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Tide Tables - how does chartplotter get this info?

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Tide Tables - how does chartplotter get this info?

Old 10-03-2011, 10:47 AM
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Default Tide Tables - how does chartplotter get this info?

I have had/used a Lowrance LCX-20c/25c/27c over the last 7 or 8 years and only discovered this last weekend that I can access a local tide table (Bridgetown, Barbados) by scrolling over a tide station and hitting WPT, and getting some pretty useful tidal and moon phase info.

Now, my question is, is this information loaded in the unit from inception? I guess it must be...
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Old 10-03-2011, 10:47 AM
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Either from the software or cartography depending on the manufacturer and age of the unit.
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Old 10-03-2011, 10:54 AM
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The same way they can print calendars years in advance. Now, if the moon vanishes, all bets are off, but then, you probably wouldn't need a tide table anyway.
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Old 10-03-2011, 11:05 AM
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cool. I knew that had to be the case, but I just couldn't believe I had such a valuable tool at my disposal all of these years and never knew it.
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Old 10-03-2011, 11:10 AM
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In the past year, we owners of older Northstar 9xx-series chartplotters found the tide station /graphical plot would no longer display because the existing database was only good to yr.2000 or so. With a little diffculty, a free download program & a special N/S loader cable we were able to download new database for the next 10 or 20 yrs & install that, & now all is well with that page.
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Old 10-03-2011, 11:26 AM
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Originally Posted by TTaxi View Post
In the past year, we owners of older Northstar 9xx-series chartplotters found the tide station /graphical plot would no longer display because the existing database was only good to yr.2000 or so. With a little diffculty, a free download program & a special N/S loader cable we were able to download new database for the next 10 or 20 yrs & install that, & now all is well with that page.
It also updates it when you do the latest firmware update,
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Old 10-03-2011, 11:30 AM
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Just keep in mind that these are predictions only. Actual tide levels will be affected by winds, rain or drought upstream, storms, etc.
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Old 10-03-2011, 12:23 PM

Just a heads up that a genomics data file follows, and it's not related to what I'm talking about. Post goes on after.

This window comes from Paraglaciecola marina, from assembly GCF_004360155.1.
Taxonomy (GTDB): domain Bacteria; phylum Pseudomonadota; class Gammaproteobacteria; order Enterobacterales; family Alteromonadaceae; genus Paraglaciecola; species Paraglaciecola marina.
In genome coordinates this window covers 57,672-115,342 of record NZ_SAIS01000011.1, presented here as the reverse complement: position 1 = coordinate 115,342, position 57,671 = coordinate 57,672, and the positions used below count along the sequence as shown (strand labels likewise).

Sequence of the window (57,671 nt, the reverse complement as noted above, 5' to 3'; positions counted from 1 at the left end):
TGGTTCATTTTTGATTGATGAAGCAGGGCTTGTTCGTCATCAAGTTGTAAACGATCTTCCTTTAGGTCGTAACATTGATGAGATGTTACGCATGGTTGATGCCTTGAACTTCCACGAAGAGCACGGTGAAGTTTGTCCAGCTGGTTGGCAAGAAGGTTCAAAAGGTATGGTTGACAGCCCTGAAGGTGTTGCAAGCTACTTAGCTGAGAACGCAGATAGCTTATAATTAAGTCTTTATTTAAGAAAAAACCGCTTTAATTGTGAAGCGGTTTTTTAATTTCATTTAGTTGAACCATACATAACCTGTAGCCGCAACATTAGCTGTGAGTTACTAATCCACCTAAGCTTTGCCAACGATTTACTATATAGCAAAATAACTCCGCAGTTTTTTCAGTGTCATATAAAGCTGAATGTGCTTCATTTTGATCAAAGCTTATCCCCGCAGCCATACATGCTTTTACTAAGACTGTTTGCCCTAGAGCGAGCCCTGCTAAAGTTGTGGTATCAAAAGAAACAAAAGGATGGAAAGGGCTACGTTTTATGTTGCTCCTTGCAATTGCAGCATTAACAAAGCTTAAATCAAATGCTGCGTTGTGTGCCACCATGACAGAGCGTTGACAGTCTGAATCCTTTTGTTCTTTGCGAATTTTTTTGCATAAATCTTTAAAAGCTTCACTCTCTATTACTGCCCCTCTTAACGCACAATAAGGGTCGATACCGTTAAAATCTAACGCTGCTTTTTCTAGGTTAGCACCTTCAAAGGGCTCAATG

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Unless you're a boater navigating skinny water, I'll submit most of us could care less when high and low tides are. For fishing, we should care about currents. When is slack, when is max, how fast will the current be, ebb, flood, ect. In my area, the incoming current still moves 2 to 3 hours AFTER the actual high tide. Here is one site that gives currents and is very useful for fishing.

http://tbone.biol.sc.edu/tide/tidesh...urrent+%282%29
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Old 10-03-2011, 12:54 PM
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I guess I assume as a rule of thumb that if low tide is at 12 p.m. and high tide is at 6 p.m. then the strongest change of tide will be occuring between 2 and 4 p.m. It would also depend on how big the difference is between the high and the low tides.
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Old 10-03-2011, 01:17 PM
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I didn't want to get into the difference between tides and current, but, the predicted current tables are published by NOAA.
Remember that "slack water" is not necessarily the time of high or low tide. There is "Slack, Flood begins" and "Slack, Ebb begins." Yes, for fishing, the time of current changes is more important than High/Low tide. It's also very important for figuring when to traverse, say, the East River or Hell Gate in New York.
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Old 10-04-2011, 09:36 AM
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I love my Garmins; they not only depict high and low tides, they predict current direction and velocity!
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Old 10-04-2011, 09:49 AM
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Originally Posted by sandyda View Post
I love my Garmins; they not only depict high and low tides, they predict current direction and velocity!
So does my Furuno NN3D
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